Dropbox is still Cloud king in terms of backward compatibility OS support, but is Snow Leopard next?
Although, Windows teaches us that laggardness is relative.
Based on reports from Australia, some iPhone, iPad, and Mac devices are being hacked, locked and held hostage until the owners send money via PayPal. Some have received messages saying “Device hacked by Oleg Pliss,” along with an email address where they can send money to regain access.
Neither OS X 10.7 Lion nor 10.8 Mountain Lion reached the usage share level Mavericks attained in March, with Lion having topped out at 47% while Mountain Lion managed 49%. Of the last four versions of OS X, only Snow Leopard (which was “newest” for nearly two years), exceeded 50%. The difference with OS X Mavericks, of course, is that it’s a free upgrade from any version of OS X from Snow Leopard on.
One big difference between Mac and Windows users, especially over the past dozen years, has been the proportion of Mac-users willing to (and even enthusiastically) stay upgraded to the latest version of Apple’s desktop operating system. This was true even back in the days when full version upgrades cost $129.95 as opposed to $19.95 for the current cutting edge OS X 10.8 Mountain Lion.
NetMarketShare’s desktop Operating System Market Share metrics for December 2012 show Windows’ overall market share gaining a quarter point, with OS X and Linux logging modest share losses on the month. Over in the mobile/tablet category, the iOS lost a point in December, despite the successful iPad mini and 4th Generation iPad releases, and iPhone 5 shipment volumes picking up.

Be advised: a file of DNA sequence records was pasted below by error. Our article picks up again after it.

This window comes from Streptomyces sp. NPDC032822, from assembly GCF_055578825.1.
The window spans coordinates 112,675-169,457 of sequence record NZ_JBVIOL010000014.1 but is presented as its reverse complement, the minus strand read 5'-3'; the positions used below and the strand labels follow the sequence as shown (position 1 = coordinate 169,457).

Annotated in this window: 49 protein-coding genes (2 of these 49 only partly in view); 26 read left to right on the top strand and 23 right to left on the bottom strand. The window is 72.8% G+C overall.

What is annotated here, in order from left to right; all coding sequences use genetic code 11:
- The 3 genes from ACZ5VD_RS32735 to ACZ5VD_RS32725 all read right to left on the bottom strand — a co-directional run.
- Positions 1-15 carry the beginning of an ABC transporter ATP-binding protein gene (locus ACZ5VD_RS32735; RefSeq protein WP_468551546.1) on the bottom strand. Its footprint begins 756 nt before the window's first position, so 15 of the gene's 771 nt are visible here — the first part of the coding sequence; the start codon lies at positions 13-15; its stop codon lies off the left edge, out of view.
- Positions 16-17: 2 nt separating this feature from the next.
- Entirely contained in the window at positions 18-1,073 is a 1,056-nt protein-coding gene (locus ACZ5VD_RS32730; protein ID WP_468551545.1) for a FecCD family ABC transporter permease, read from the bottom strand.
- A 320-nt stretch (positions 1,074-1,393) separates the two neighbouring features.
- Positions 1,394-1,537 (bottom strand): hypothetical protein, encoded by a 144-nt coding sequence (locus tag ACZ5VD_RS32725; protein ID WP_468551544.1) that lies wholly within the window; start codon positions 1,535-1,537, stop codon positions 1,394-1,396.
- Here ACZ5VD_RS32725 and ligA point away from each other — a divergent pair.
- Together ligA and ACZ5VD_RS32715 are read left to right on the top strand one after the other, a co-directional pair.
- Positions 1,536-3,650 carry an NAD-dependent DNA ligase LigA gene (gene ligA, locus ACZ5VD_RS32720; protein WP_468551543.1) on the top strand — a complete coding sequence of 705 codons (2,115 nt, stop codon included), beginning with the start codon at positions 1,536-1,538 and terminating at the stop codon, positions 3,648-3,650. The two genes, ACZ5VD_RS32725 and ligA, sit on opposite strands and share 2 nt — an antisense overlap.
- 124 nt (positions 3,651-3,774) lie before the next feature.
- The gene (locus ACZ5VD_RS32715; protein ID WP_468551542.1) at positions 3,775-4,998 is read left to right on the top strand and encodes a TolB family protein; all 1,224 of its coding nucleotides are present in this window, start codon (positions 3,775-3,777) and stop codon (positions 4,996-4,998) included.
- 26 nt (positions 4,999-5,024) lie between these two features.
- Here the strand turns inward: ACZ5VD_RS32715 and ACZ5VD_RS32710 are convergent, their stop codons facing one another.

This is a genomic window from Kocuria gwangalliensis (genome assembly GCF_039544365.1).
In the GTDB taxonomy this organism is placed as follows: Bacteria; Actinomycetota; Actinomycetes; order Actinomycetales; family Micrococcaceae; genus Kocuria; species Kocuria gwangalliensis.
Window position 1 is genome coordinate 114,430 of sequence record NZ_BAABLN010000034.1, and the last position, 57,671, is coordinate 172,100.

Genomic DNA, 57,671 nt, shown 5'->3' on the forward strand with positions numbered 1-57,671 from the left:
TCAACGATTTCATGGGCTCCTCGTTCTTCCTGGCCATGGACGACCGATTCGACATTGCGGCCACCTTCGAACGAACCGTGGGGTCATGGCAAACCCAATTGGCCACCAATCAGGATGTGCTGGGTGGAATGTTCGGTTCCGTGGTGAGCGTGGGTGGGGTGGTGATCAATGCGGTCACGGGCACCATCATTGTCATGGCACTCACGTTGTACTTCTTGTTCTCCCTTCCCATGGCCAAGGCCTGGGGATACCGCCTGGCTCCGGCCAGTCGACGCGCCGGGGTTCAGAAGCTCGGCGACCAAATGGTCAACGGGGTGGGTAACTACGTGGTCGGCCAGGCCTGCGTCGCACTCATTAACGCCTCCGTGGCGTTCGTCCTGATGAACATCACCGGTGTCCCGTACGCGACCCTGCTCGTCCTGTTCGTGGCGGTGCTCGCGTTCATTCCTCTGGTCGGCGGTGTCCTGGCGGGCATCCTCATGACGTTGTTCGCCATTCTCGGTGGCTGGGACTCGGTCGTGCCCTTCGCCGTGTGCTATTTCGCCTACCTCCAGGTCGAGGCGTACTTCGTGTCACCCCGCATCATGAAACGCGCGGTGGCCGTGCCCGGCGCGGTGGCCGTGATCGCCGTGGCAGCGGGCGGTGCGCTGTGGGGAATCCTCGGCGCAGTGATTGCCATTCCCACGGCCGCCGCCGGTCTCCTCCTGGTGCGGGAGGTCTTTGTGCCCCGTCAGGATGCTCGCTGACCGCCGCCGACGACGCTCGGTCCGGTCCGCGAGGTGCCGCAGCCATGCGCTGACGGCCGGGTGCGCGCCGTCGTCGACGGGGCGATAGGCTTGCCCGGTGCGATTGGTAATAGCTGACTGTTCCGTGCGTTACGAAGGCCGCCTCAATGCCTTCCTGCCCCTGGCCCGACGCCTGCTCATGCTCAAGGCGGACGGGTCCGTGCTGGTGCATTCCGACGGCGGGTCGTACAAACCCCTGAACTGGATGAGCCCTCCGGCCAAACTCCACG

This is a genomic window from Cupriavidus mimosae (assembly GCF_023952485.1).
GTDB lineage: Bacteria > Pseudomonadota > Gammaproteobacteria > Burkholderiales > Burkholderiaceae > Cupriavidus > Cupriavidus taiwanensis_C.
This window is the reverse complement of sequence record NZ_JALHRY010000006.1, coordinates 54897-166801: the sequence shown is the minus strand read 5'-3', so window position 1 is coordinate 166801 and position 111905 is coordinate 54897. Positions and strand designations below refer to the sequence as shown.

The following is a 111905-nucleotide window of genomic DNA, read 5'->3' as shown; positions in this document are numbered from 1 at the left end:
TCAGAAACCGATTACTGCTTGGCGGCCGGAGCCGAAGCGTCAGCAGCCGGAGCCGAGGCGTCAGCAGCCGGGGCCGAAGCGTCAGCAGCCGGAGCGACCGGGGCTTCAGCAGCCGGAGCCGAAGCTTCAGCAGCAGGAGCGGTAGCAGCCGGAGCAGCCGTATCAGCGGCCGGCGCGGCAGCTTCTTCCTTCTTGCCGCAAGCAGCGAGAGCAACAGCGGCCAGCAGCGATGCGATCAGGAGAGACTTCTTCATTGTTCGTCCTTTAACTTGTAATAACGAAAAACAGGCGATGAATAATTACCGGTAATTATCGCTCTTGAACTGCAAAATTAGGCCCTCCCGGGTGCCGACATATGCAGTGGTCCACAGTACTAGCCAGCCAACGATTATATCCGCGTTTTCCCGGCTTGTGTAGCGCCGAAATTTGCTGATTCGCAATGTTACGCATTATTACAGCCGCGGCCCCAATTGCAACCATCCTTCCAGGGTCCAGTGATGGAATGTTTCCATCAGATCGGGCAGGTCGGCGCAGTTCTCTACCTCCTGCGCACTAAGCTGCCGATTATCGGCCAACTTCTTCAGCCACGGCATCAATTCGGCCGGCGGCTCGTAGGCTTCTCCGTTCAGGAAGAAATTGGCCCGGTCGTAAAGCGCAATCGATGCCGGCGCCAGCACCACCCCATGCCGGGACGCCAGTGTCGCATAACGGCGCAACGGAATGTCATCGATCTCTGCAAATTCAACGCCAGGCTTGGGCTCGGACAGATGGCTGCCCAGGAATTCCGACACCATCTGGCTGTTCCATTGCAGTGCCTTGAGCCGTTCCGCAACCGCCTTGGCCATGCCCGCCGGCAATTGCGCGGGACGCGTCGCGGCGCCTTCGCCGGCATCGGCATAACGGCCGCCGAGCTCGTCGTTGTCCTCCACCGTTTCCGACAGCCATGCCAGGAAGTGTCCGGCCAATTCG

NetMarketShare’s desktop Operating System Market Share metrics for November 2012 show Windows’ overall market share dropping a fifth of a point despite the Windows 8 launch, with both OS X and Linux logging modest share gains on the month. Over in the Mobile/Tablet category, the iOS gained more than a point in November, presumably on the strength of the successful iPad mini and 4th Generation iPad releases, and iPhone 5 shipment volumes picking up.
Pundits and analysts evidently aren’t alone in noticing OS X 10.6 Snow Leopard’s extraordinary staying power, which Apple now tacitly acknowledges by re-offering Snow Leopard installer disks at the Apple Store after an absence of more than a year, priced ten dollars lower than what 10.6 originally sold for.
After Apple released OS X v10.8 Mountain Lion, the tech giant decided to pulled all support for the older OS X v10.6 Snow Leopard from the their website. Now, Apple is once again is selling physical copies of Snow Leopard at their online store for $19.99 with free shipping.
While one in four Macs now runs OS X v10.8 Mountain Lion, indications are that OS X Snow Leopard, which originally shipped in August, 2009, may be becoming the Mac platform’s equivalent of Microsoft’s Windows XP. Originally released in 2001, Windows XP sees some 40% of Windows users stubbornly refusing to upgrade to subsequent releases of Windows Vista, Windows 7, and now Windows 8.
NetMarketShare’s desktop Operating System Market Share metrics for October 2012 show another basicly sideways month in terms of market share, with Windows dropping infinitesimally, the Mac stayng exactly the same as in September at 7.16%, and Linux edging up ever so slightly.
I had to boot back into Snow Leopard this week for the first time since upgrading to Mountain Lion about three weeks ago. Indeed, it was the first time I’d rebooted at all in the interval since the initial v10.8 install, which speaks well for Mountain Lion’s stability. However, I ran into a graphics task more »